In 2003, Smith supported the Canadian Alliance's merger with the Progressive Conservative Party of Canada to create the Conservative Party of Canada, he supported Belinda Stronach in the leadership campaign that followed.[26]

Electoral record
Election Division Party Votes % Place Winner
1993 federal Sudbury Reform 5,788 13.68 2/9 Diane Marleau, Liberal
2000 federal Sudbury Canadian Alliance 6,554 18.90 2/7 Diane Marleau, Liberal

Whitby—Ajax: Shaun Gillespie[edit]

Gillespie was 35 years old at the time of the election (Toronto Star, 23 November 2000), and worked as a police officer in Toronto (Toronto Star, 28 October 2000), he took a leave of absence from his official duties, and campaigned on a "law and order" platform (Toronto Star, 28 November 2000). He received 13,159 votes (26.98%), finishing second against Liberal incumbent Judi Longfield.

In earlier years, Gillespie had played bass guitar in a new-wave band with Our Lady Peace guitarist Mike Turner (Toronto Star, 11 November 2000).


Gary Nestibo (Brandon—Souris)[edit]

Nestibo was born on 19 May 1951 in Deloraine, he works a farmer in Goodlands, Manitoba,[27] and has been a director of Keystone Agricultural Producers and the Western Canadian Wheat Growers Association, which opposes the single-desk marketing policy of the Canadian Wheat Board.[28] He unsuccessfully tried to start a $4.5 million hog operation in Deloraine in 1998, as a director of Southwest Stock Farms Ltd.[29]

Nestibo sought and won the Progressive Conservative Party of Manitoba nomination for Arthur-Virden in April 1999, defeating rival candidate Dale Smeltz on the third ballot. Larry Maguire and Grant Fotheringham had been eliminated in earlier counts. One of his nominators described Nestibo as a family man who was "categorically willing to defend the Biblical principles this nation was founded upon", he was 47 years old.[30]

Soon after the nomination meeting, Nestibo was accused of participating in an alleged land-for-votes scheme in the previous year's municipal elections. Nestibo and several others were alleged to have purchased marginal land in the Rural Municipality of Winchester for a low fee, and then voted for Jim Holden, the seller, in a council election;[31] the party investigated Nestibo's actions, and determined that he had acted in an unethical manner. His nomination was annulled, and he was expelled from the party.[32] Nestibo maintained that he did nothing wrong, saying that the land purchase was part of a compensation agreement for damaged floodland and had nothing to do with the election.[33]

His wife, Lorna Nestibo, contested the vacated Arthur-Virden nomination and lost to Larry Maguire.[34] Despite the controversy, Nestibo indicated that he would continue to support the Progressive Conservative Party.[35]

Nestibo's membership in the provincial Progressive Conservative Party was reinstated in early 2000. Later in the year, he announced that he would support the newly formed Canadian Alliance at the federal level. In May 2000, he hosted a fundraising dinner for Alliance leadership candidate Stockwell Day in Brandon.[36] In October, he won the Brandon—Souris nomination in an upset over former Brandon mayor Reg Atkinson and Jason Shaw.[37] Nestibo's campaign focused on agricultural issues, although he also articulated socially conservative positions on abortion and same-sex marriage,[38] he received 11,678 votes (31.87%), finishing second against Progressive Conservative Party of Canada incumbent Rick Borotsik.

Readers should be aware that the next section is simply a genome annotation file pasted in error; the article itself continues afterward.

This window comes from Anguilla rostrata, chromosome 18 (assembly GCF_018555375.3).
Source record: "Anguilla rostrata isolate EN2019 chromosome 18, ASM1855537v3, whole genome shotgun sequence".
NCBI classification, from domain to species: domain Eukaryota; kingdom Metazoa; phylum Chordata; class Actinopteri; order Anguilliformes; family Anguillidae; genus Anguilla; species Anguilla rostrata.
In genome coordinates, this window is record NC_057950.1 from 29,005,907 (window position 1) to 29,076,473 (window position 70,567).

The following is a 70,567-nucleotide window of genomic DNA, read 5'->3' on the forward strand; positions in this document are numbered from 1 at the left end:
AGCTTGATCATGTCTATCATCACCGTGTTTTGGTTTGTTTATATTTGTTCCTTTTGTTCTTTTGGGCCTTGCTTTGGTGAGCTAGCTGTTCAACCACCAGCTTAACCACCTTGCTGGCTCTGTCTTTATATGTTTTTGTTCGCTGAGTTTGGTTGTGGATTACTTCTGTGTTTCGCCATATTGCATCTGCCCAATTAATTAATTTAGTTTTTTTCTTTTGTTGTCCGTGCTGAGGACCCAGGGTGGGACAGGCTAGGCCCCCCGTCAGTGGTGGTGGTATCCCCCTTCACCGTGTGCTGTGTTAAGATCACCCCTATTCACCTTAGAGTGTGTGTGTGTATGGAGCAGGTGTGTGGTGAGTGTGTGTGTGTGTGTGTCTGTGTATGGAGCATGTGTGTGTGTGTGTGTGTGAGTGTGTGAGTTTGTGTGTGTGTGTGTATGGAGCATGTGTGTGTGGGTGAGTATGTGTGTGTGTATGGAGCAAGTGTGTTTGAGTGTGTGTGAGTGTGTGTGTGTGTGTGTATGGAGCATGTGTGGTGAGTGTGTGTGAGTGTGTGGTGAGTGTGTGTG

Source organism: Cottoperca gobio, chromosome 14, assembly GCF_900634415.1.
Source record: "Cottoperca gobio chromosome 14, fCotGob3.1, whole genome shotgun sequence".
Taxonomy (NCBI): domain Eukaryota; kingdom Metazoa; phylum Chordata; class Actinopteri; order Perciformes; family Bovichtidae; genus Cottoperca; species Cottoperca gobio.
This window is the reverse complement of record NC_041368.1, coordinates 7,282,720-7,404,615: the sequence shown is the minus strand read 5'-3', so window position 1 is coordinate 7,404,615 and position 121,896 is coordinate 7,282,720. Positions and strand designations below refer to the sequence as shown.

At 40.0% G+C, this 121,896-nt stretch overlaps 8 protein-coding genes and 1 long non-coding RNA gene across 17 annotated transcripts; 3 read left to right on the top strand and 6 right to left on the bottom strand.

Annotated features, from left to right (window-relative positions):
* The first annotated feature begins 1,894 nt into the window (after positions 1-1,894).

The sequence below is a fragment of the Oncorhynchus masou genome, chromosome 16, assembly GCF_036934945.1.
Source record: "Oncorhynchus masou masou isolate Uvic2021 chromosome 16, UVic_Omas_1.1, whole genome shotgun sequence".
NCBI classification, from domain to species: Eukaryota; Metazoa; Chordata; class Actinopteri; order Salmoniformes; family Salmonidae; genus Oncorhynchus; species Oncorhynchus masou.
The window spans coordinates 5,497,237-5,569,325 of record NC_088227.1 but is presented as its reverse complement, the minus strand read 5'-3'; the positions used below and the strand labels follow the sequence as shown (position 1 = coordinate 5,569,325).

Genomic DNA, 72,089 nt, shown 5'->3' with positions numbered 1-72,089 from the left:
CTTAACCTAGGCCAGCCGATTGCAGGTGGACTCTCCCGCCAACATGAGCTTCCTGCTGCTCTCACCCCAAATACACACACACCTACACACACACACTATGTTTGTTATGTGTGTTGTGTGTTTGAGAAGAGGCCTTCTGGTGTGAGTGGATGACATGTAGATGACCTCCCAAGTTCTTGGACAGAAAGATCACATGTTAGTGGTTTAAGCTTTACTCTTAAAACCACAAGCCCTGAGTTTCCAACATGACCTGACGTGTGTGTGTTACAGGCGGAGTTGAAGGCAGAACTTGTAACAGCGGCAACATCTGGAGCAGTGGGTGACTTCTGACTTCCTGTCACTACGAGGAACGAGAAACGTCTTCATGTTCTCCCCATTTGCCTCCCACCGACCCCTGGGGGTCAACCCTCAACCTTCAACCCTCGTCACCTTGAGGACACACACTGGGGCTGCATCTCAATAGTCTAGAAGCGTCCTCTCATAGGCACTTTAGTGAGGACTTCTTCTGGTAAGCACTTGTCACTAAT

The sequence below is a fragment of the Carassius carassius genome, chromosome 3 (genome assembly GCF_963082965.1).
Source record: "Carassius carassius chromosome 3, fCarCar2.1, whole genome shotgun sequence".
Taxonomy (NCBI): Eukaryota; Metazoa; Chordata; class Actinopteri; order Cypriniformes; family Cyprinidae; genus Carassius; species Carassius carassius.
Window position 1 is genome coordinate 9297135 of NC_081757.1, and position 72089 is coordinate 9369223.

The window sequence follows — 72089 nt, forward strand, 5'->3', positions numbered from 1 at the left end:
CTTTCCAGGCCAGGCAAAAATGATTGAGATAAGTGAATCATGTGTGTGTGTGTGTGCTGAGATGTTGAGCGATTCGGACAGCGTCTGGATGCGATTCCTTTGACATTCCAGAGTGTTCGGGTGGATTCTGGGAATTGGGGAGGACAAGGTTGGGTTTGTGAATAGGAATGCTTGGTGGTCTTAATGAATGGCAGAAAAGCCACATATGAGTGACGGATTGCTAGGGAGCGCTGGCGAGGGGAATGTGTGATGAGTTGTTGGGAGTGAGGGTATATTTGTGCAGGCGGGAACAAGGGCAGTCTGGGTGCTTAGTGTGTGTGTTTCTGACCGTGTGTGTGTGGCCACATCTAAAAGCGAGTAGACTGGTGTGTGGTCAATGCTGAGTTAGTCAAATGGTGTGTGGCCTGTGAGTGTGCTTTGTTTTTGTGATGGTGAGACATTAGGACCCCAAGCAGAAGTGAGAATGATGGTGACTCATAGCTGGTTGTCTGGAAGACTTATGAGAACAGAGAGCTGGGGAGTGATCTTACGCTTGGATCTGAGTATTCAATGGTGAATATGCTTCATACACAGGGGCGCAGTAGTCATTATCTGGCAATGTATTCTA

Nestibo was appointed to the Turtle Mountain Conservation District in 2004.[39]

Reginald A. Smith (Winnipeg Centre)[edit]

Smith was born on 18 March 1928 in Winnipeg, he was a civil servant at the Manitoba Land Title Office & Lands Branch from 1945 to 1951, and worked in land administration for the oil sector from 1951 to 1974. He was the secretary-manager of a recreational club in Calgary from 1974 to 1978, and owned a restaurant in White Rock, British Columbia until retiring in 1989.[5]

He became involved with the Reform Party while living in British Columbia in 1989, and remained active after returning to Winnipeg.

Electoral record
Election Division Party Votes % Place Winner
1993 federal Winnipeg North Centre Reform 2,275 3/8 David Walker, Liberal
1997 federal Winnipeg Centre Reform 3,095 11.53 3/8 Pat Martin, New Democratic Party
2000 federal Winnipeg Centre Alliance 3,975 3/6 Pat Martin, New Democratic Party

Bill Hancock (Winnipeg South)[edit]

A Winnipeg Free Press report from 1997 identifies Hancock as a thirty-five-year-old political analyst (24 March 1997). In 2000, he listed himself as a consultant, he received 12,638 votes (30.04%), finishing second against Liberal Party incumbent Reg Alcock.

Betty Granger (Winnipeg South Centre)[edit]

Granger's campaign was marked by controversy over comments that she made concerning an "Asian invasion" of Canadian universities, she suspended her campaign in late November 2004, after acknowledging that her comments were inappropriate. Her name remained on the ballot, and she received 3,210 votes (8.53%) to finish fourth against Liberal candidate Anita Neville.

Shawn Rattai (Winnipeg—Transcona)[edit]

Rattai was a 33-year-old accountant, he won the Alliance nomination without opposition.[40] His campaign office was vandalized during the election period, and messages such as "Don't vote 4 bigots or homophobes like the Alliance" were scrawled on the windows in black marker. Rattai argued that the Alliance stood for tolerance, and said that the messages were unfair.[41] Following the campaign, he charged that some of his brochures had been altered without his knowledge to portray him as a neo-Nazi. Winnipeg police launched a hate crimes investigation into the manner.[42]

He received 8,336 votes (25.44%), finishing second against New Democratic Party incumbent Bill Blaikie. Rattai acknowledged that he had little chance of winning the election, and was quoted as saying, "Our attitude was, 'Let's go in and have some fun.' We're not here to beat on Bill Blaikie. I respect Bill Blaikie."[43]

He served on the Alliance's governing council after the election. In early 2001, he criticized former Reform Party leader Preston Manning for allegedly undermining Alliance leader Stockwell Day.[44] After being appointed chairman of the Alliance fund later in the year, Rattai introduced significant internal spending cuts to target the party's debt.[45]